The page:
SpaceX clears final hurdle for second Starship test flight

SpaceX has received clearance from the U.S. Federal Aviation Administration to launch its huge Starship rocket on a much-anticipated second test flight.

The agency granted SpaceX, the private spaceflight company founded by Elon Musk, a launch license for the company’s next-generation rocket on Wednesday, after a first launch attempt in April ended in a fiery explosion.

“The FAA has given license authorization for the second launch of the @SpaceX Starship Super Heavy vehicle,” the FAA said in a statement on the social media platform X. “The FAA determined SpaceX met all safety, environmental, policy and financial responsibility requirements.”

SpaceX said Thursday that the company is aiming to conduct the uncrewed test flight Saturday during a 20-minute launch window that opens at 8 a.m. ET. The private spaceflight company was initially targeting Friday for the test flight, but Musk said Thursday on the social media platform X that the launch was being moved to Saturday because part of the rocket needed to be replaced.

The upcoming launch will take place at SpaceX’s Starbase test site in Boca Chica, Texas.

“Residents of Cameron County and those in the nearby area may hear a loud noise resulting from the rocket’s 33 Raptor engines firing upon ignition and as the vehicle launches toward space, but what people experience will depend on weather and other conditions,” the company said in a statement.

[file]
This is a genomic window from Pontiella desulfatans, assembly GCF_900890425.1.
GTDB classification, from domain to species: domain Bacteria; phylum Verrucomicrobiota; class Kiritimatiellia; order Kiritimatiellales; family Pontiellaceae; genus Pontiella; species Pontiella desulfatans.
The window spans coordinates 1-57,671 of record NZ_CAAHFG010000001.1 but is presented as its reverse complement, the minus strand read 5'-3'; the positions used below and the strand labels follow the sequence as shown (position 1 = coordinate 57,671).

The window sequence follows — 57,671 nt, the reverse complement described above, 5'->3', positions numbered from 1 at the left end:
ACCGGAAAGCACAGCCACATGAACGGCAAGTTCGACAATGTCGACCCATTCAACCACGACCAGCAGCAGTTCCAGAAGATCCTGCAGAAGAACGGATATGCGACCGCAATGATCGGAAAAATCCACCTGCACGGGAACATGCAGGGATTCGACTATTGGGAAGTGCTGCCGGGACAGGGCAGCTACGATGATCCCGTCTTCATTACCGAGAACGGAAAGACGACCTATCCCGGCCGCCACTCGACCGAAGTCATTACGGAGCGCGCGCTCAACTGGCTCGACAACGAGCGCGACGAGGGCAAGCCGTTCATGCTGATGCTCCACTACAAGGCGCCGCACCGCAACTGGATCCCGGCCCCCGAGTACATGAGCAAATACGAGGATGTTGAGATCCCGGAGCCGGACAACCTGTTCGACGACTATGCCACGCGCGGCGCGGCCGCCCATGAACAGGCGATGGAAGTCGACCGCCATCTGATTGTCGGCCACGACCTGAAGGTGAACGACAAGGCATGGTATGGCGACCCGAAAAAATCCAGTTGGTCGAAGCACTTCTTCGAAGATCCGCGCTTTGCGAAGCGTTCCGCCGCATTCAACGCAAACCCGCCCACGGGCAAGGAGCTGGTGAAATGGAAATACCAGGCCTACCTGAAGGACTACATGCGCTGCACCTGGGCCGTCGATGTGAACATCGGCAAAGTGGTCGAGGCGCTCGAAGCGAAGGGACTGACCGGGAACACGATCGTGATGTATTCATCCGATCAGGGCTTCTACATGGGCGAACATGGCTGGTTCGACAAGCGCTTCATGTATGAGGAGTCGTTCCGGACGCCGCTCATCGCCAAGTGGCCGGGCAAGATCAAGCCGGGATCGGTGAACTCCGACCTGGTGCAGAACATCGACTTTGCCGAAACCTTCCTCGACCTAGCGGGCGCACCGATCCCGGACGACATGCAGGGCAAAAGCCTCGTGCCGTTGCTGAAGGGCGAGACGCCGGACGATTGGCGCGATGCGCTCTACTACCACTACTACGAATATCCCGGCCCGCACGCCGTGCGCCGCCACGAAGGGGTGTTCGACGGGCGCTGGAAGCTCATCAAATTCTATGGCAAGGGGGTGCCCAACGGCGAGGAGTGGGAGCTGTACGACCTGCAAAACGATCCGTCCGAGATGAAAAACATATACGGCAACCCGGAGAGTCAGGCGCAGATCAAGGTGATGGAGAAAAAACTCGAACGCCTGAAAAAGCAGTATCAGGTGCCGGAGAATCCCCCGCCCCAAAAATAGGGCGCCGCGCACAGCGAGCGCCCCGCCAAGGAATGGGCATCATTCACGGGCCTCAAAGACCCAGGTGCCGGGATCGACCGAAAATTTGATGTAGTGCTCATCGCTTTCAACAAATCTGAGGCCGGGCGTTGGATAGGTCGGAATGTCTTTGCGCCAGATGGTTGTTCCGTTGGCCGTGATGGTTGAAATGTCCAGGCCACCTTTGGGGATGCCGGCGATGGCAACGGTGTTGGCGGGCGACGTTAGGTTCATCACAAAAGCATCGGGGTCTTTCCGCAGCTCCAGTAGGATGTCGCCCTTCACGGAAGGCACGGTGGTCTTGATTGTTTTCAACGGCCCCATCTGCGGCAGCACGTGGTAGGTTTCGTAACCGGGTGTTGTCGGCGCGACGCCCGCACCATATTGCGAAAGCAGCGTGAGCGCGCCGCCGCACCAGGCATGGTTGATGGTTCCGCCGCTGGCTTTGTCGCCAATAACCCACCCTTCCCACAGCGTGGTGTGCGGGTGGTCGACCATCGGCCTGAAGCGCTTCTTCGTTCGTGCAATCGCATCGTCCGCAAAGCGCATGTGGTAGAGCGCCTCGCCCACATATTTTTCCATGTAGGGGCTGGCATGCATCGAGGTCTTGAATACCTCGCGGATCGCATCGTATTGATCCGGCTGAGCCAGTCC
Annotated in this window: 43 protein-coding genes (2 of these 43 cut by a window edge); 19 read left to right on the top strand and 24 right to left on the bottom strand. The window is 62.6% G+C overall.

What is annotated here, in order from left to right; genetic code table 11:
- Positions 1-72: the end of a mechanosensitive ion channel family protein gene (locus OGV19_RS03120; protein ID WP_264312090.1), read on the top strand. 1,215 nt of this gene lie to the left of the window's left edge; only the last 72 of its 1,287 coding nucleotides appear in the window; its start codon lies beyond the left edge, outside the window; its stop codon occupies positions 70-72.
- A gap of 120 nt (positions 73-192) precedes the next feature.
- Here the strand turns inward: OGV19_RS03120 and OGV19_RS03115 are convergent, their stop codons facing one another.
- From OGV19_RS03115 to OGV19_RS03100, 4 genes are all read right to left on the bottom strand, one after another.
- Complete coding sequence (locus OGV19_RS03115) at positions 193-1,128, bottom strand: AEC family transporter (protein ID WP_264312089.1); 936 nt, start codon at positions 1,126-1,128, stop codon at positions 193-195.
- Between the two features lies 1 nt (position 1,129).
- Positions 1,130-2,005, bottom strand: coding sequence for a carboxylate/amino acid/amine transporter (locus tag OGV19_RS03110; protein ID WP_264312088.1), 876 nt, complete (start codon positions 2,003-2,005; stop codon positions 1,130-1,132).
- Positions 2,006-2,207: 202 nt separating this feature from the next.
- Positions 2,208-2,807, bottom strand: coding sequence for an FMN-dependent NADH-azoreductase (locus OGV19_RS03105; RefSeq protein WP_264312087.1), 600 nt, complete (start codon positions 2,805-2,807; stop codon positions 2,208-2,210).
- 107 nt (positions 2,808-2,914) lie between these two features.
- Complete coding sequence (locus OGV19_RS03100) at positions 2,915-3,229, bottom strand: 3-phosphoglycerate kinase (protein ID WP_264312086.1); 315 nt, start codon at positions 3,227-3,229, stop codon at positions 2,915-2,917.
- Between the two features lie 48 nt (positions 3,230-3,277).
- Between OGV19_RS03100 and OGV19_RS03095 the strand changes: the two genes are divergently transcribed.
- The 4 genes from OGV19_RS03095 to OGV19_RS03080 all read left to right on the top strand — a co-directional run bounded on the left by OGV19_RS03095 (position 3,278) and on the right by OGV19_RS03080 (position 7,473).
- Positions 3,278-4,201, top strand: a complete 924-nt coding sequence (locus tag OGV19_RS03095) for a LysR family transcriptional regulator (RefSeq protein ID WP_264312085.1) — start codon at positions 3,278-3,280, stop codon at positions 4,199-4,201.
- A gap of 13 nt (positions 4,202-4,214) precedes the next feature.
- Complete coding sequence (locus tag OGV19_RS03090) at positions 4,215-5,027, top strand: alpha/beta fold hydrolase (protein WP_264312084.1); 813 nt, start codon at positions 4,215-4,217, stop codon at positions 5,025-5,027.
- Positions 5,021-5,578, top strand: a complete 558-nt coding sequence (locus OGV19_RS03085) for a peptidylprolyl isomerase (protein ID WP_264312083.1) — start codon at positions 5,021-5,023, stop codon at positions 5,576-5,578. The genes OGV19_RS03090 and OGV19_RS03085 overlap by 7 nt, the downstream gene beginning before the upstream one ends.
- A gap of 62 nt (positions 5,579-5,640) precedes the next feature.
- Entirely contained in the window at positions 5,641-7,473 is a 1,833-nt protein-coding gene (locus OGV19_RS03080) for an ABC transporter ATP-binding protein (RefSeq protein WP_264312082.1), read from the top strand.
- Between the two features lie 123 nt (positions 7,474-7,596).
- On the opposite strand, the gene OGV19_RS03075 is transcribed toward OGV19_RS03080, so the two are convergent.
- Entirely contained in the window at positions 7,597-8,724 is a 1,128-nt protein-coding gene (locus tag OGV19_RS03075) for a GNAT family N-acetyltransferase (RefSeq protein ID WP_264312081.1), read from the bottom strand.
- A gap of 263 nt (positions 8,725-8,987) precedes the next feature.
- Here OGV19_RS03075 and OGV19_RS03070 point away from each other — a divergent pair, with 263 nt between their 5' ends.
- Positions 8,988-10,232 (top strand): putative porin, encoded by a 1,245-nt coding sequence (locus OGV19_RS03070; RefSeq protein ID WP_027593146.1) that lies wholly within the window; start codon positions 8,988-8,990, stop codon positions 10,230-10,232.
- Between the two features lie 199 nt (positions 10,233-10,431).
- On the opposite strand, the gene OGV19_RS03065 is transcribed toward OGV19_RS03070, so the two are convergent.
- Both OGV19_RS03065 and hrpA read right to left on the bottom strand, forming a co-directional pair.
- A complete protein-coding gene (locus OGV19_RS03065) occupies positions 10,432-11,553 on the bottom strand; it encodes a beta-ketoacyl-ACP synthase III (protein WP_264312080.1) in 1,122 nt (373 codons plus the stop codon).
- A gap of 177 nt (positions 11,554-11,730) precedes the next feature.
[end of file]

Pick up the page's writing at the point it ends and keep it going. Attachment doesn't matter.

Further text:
The event will be streamed live on SpaceX's website beginning around 35 minutes before liftoff.

The Starship rocket, which stands nearly 400 feet tall, is the most powerful ever developed and is designed for future missions to the moon and Mars.

The rocket’s debut launch on April 20 ended in an explosion just a few minutes into flight. The uncrewed booster failed to make orbit and caused extensive damage in and around the launch site, including to nearby tidal flats and a Texas state park. The U.S. Fish and Wildlife Service subsequently conducted an investigation and the incident prompted a safety review.

The FAA said in a project update that SpaceX had provided information on alterations it made to the rocket system including reinforcements to the rocket's launch pad and a deluge system meant to protect parts of the pad.

The regulator said the company has conformed to the environmental protection requirements for the launch.

This article was originally published on NBCNews.com